in 1982, Plusfoto took over the name, selling it in 1997 to Ringfoto. Contemporary times[edit] Since 1999, Voigtländer-branded products have been manufactured and marketed by the Japanese optics and camera company Cosina, under license from RINGFOTO GmbH & Co. ALFO Marketing KG; for these, see Cosina
Cosina
Voigtländer. Lenses[edit]

This section needs expansion. You can help by adding to it. (June 2008)

See also: List of Voigtländer
Voigtländer
Bessamatic/Ultramatic DKL-mount lenses See also: Cosina
Cosina
Voigtländer Below is a list of original Voigtländer
Voigtländer
lens designs (in all variants).

Voigtar Vaskar Helomar Skopar, Skoparex, Skoparet, Skopagon, Color-Skopar, Color-Skopar X Heliar Dynarex, Dynaret, Color-Dynarex, Super-Dynarex, Super-Dynaret Septon Color-Lanthar Color-Ultron Zoomar Nokton

Models[edit]

Voigtländer
Voigtländer
Vitomatic IIa with Ultron 50mm 1:2

Voigtländer
Voigtländer
Bessa & Bessa RF

Voigtländer
Voigtländer
Vito II

Voigtländer
Voigtländer
Vitoret S

Voigtländer
Voigtländer
Vitoret DR

Voigtländer
Voigtländer
Vitessa T with German manual

Voigtländer
Voigtländer
Superb

Voigtländer
Voigtländer
Bessy

Bessamatic series Brillant/Brilliant Vitomatic Ultramatic series

Further reading[edit]

Grabenhorst, Carsten (2002). Voigtländer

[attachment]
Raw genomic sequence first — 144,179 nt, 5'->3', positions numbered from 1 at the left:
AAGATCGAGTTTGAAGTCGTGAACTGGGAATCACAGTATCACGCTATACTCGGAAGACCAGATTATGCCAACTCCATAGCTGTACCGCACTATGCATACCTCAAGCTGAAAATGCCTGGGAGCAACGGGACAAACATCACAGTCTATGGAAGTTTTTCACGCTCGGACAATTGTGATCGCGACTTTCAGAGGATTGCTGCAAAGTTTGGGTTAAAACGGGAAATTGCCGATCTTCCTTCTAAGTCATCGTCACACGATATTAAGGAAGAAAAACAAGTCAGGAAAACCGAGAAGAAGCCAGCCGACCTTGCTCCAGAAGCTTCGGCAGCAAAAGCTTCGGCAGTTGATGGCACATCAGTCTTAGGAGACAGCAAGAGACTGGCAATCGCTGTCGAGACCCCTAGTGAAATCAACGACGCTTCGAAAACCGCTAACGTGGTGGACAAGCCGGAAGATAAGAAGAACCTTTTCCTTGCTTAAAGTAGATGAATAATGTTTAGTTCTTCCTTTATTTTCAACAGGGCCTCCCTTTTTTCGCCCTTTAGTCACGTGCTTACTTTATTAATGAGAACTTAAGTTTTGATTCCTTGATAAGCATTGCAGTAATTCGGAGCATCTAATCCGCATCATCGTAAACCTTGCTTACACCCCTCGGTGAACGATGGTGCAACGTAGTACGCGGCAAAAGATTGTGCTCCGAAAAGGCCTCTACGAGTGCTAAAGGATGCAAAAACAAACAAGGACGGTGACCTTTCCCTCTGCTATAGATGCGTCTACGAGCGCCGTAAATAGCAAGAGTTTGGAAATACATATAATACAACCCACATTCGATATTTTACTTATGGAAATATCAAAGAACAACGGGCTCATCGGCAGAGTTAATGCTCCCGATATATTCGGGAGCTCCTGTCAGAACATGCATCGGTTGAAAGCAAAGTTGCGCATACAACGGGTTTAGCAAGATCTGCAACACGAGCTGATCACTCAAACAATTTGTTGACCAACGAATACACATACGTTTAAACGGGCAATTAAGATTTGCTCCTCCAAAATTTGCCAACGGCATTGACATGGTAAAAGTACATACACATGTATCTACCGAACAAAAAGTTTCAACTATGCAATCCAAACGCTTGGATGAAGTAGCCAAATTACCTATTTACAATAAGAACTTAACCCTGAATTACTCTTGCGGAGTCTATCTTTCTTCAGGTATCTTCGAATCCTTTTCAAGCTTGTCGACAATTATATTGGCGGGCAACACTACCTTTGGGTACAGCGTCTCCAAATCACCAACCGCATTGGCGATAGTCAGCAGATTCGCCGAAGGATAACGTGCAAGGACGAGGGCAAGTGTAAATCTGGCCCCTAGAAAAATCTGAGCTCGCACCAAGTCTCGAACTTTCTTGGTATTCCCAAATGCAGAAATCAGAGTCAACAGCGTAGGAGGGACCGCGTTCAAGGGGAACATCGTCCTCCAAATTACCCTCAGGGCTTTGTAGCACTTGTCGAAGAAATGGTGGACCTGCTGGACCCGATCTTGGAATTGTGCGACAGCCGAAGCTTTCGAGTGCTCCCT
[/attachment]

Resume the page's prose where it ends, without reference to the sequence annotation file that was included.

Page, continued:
Voigtländer
& Sohn: Die Firmengeschichte von 1756 bis 1914 [ Voigtländer
Voigtländer
& Son: The company history from 1756 to 1914] (in German). Braunschweig: Museum für Photographie - Appelhans Verlag. ISBN 9783930292257. 

References[edit]

^ a b c d e f g h i j k l m n o p q r s Grabenhorst, Carsten (2002). Voigtländer
Voigtländer
& Sohn: Die Firmengeschichte von 1756 bis 1914 [ Voigtländer
Voigtländer
& Son: The company history from 1756 to 1914] (in German). Braunschweig: Museum für Photographie - Appelhans Verlag. ISBN 9783930292257.  ^ a b c Day, Lance; McNeil, Ian (1996). Biographical Dictionary of the History of Technology. London: Routledge. pp. 958–959. ISBN 0415060427.  ^ a b c d e Deutschen Biographischen Enzyklopädie [German Biographical Encyclopaedia] (in German). 10. Munich: K.G. Saur Verlag. 2008. p. 292. ISBN 9783598250408.  ^ Deschin, Jacob (15 March 1959). "Zoom Lens For Stills". The New York Times. Retrieved September 12, 2017. [dead link]

External links[edit]

Wikimedia Commons has media related to Voigtländer
Voigtländer
cameras.

Voigtländer
Voigtländer
Heliar Lens Article http://www.voigtlaender.com/ Voigtländer
Voigtländer
Historical Lenses Complete list of all Voigtländer
Voigtländer
cameras and their images Canon EOS Technoclopedia: Voigtländer
Voigtländer
AF/MF Lenses for Canon EF - a lens chart with technical data, comments and tes